If you don't believe in Jesus because he

hasn't fixed you or you believe in Jesus but are trying to earn his grace let Hannah correct your theology...Jesus is the journey and the destination and all you have to do is to start walking.

Hannah, even when the world was against you, with your heart aching and your mind in kept walking toward Jesus and now you have made it...into the arms of your savior.

You have fought the good fight...your have run the race...your have kept the faith...your theology....May we be as bold and fearless as just keep walking.

Or if you are a just keep swimming...just keep swimming...just keep swimming swimming swimming.

Let's pray!

Wednesday, February 5, 2014

deconstructing and exegeting: part two of two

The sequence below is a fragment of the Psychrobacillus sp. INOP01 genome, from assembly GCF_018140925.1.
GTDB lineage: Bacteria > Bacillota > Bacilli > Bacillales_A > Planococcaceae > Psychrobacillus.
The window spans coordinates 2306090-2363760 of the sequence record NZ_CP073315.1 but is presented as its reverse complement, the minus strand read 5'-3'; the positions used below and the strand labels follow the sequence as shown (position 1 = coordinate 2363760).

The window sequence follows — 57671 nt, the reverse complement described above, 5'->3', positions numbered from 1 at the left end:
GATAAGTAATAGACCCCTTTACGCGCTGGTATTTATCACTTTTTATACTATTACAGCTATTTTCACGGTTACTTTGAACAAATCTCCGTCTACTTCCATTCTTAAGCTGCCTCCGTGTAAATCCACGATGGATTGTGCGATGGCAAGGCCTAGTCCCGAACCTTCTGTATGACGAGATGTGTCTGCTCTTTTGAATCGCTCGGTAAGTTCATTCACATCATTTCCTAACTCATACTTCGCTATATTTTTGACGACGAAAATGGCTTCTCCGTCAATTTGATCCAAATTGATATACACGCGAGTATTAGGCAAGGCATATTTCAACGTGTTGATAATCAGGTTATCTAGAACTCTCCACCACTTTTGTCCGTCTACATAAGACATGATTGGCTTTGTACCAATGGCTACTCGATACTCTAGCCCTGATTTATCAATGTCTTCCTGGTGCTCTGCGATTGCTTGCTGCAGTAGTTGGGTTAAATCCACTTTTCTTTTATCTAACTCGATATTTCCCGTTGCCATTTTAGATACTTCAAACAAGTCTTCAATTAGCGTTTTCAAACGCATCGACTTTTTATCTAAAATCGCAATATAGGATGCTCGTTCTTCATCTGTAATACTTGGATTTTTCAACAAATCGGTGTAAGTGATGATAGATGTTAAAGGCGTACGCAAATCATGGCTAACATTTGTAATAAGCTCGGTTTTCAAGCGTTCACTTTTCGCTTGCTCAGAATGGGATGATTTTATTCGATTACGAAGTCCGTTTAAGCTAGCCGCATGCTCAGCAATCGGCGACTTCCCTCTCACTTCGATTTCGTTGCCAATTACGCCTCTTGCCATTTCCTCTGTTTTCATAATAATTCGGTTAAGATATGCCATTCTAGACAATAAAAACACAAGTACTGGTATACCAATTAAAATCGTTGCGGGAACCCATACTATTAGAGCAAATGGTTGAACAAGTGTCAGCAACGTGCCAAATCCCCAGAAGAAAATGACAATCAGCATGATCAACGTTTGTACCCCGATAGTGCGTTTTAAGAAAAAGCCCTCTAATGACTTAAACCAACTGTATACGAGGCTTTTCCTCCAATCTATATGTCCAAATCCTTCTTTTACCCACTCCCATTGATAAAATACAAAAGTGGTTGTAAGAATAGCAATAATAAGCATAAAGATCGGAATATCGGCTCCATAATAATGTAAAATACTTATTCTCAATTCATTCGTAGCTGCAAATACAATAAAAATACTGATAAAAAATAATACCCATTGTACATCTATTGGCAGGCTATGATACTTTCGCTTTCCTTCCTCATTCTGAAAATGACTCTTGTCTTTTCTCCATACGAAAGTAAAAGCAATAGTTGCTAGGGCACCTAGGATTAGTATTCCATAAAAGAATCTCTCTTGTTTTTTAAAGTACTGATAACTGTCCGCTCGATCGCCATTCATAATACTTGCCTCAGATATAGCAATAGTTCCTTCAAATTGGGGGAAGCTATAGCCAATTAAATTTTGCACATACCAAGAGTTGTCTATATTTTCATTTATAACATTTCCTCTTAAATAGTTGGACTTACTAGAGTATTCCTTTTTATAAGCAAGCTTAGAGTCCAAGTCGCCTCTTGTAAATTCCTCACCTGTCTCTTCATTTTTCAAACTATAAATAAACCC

How do you know the true meaning of a book?  If someone told you they read the first chapter and proceeded to give you its value, would you believe them? It is of little use to pull a sentence from a hat and say the piece of literature I have here means the whole work is debunked.  Our society tends to take sentences out of context, whether it is tabloids, the news or the latest Gallup poll released.  It is within the same realm of stereotypes and prejudices.  What is meant by this is that we have the tendency to find the quickest answer, the easiest explanation or the most efficient way to catalog information in our brain.  Stereotypes or not always inaccurate, it is when they bleed into our actions that a prejudice results.  It is the same with taking something from literature out of context.  The true meaning is missed and an opportunity lost.  That small fragment might be useful for simple compartmentalizing in one's thoughts; but there is so much more to be gleaned when the fragment is restored with the whole.  Exegesis is the process theologians and biblical scholars use to put phrases and beliefs back into their original state.  Traditionally, tradition trumps truth but proper exegesis of scripture reveals the original truth that preceded tradition.  Not taking scripture out of context is the key, with proper exegesis and study, the authors meaning can be seen.